Monday, December 10, 2007

Steelers @ New England:
The Good, the Bad, & the Ugly

As the final seconds of Sunday's game wound down one could here (or at least thought they heard) the Patriots' players saying "Blueprint?!? We've got you're stinking blueprint right here!" So, with the question as to whether the Steelers are "contenders" or "pretenders" answered, at least for now, here's our perspective on the game.

The Good
The best thing about this week's game is that it's over; and the Steelers now face a must win game, the final home game of the regular season, against the very tough Jacksonville Jaguars. But beyond that, and more specific to the matchup with the Patriots, here's some of what the Black & Gold did well this past Sunday:
  • Willie Parker had a good day -- 21 carries, 124 yards (56 yards in the first half, 68 yards in the second). Also impressive about the performance is that only 27 of those yards came during so-called "garbage time" at the end of the fourth quarter. Stopping the run is not a strength of the New England defense, and the Steelers exploited that weakness. That the Steelers running game was not, in-and-of itself, enough to change the final outcomes doesn't mean that the effort was a wasted one. Given the Steelers' struggles to run the football it was good to see them have some success in the phase of the game.

  • Ben Roethlisberger's struggles against New England have been well-chronicled, but his performance on Sunday was a significant step forward. His statistics were not eye-catching (i.e. nothing like Tom Brady's) but the fact that he threw for a touchdown and no interceptions, in 32 pass attempts, is something positive to take from the game. Perhaps for the first time, at least when facing the Patriots, Mr. Roethlisberger did not appear overmatched or easily rattled. His performance, like those of many of his teammates, may have fallen short of what was needed to produce a win but it was, on the whole, a good (if not great performance).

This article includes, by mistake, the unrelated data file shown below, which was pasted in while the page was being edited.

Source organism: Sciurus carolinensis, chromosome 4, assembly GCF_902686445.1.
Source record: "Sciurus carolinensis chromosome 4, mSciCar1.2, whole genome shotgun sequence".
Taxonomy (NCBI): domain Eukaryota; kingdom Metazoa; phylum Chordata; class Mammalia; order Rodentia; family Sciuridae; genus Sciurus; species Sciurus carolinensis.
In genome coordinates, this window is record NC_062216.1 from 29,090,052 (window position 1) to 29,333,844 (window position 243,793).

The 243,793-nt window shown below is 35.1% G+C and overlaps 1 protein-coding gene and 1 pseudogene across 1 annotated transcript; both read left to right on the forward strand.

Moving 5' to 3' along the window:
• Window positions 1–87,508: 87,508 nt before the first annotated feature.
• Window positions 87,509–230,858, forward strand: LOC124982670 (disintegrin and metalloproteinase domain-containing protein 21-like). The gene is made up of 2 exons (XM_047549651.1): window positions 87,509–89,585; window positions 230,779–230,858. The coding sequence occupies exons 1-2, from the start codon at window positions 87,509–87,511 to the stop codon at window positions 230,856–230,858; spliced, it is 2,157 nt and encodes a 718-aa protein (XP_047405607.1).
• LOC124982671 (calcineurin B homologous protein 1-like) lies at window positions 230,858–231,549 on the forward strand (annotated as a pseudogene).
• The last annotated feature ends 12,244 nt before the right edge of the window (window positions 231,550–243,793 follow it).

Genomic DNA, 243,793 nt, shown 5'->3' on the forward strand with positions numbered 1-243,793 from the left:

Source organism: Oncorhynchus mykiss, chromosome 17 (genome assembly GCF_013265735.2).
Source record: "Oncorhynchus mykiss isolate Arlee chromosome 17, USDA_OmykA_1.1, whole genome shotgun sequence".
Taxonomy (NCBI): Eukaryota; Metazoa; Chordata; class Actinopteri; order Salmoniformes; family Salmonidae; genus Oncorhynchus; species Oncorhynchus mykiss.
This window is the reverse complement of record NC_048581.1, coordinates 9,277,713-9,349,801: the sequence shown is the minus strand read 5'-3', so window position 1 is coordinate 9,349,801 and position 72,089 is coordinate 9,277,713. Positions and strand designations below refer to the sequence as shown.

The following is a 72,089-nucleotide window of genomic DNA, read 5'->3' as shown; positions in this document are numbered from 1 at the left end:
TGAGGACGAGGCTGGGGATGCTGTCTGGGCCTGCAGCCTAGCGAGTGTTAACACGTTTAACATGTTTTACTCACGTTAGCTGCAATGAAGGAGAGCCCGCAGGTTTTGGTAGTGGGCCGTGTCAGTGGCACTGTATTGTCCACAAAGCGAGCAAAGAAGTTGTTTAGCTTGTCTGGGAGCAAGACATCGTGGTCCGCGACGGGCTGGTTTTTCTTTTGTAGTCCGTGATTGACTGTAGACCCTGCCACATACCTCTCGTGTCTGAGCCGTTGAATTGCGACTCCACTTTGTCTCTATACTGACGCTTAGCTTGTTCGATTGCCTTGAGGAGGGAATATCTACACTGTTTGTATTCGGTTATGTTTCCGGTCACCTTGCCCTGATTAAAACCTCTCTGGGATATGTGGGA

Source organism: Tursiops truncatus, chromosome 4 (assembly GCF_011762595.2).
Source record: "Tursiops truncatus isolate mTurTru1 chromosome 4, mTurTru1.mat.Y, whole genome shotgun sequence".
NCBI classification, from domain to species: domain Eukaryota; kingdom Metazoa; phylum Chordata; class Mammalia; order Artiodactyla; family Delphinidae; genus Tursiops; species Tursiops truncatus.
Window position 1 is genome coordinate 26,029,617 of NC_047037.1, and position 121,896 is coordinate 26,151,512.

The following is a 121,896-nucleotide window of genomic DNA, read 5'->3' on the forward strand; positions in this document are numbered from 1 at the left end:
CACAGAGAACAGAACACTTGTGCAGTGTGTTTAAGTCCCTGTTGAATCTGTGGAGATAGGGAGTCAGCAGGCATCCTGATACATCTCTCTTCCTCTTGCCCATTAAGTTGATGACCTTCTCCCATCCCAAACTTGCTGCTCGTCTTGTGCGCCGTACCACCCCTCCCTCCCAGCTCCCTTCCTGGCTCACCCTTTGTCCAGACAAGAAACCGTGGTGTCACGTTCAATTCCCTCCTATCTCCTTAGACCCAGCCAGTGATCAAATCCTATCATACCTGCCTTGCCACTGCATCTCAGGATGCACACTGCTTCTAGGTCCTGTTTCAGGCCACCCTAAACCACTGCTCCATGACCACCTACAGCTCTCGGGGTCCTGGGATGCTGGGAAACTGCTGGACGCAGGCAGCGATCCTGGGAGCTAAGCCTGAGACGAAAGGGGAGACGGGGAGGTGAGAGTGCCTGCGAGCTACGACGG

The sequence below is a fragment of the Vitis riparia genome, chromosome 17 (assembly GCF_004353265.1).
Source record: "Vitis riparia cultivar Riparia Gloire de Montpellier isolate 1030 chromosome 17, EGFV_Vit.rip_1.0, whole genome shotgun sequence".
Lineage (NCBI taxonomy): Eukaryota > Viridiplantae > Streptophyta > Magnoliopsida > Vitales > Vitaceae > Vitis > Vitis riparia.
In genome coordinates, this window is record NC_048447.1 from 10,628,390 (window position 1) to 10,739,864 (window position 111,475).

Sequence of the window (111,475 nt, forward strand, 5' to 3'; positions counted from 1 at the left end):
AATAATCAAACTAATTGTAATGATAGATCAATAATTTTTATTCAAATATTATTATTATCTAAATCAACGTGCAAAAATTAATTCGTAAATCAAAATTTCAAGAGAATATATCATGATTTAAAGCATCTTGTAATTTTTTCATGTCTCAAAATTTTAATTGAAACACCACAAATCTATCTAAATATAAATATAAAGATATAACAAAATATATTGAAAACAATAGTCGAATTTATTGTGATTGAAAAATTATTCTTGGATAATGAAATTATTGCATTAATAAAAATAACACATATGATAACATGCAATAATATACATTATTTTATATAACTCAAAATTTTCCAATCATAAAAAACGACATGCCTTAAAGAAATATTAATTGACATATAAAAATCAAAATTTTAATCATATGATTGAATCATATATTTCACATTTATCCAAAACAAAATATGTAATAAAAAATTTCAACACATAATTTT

The Bad
Where does one begin . . .
  • It would be easy to lambaste Anthony Smith. After all, he ran his mouth too much before the game, and then didn't use his head during the game. However it is the entire defense that disappointed on Sunday. Two big plays resulted in 14 points for the Patriots -- but the question we ask, rhetorical though it might be, is what about the other 20? For those the Patriots put together drives of 9 plays/52 yards, 8 plays/54 yards, 10 plays/50 yards, and 13 plays/89 yards. Pittsburgh Steelers Fanatic firmly believes in giving opponents credit for the things they do well -- and the Patriots deserve lots of credit; however the Steelers defense failed to make any significant plays against the best team in the NFL. As a result, the Patriots scored points of some kind on six of their ten possessions. Whether it was game planning, execution on the field, or some combination of both the Steelers' defense -- the heart & soul of the team -- was outgunned and outplayed all day long.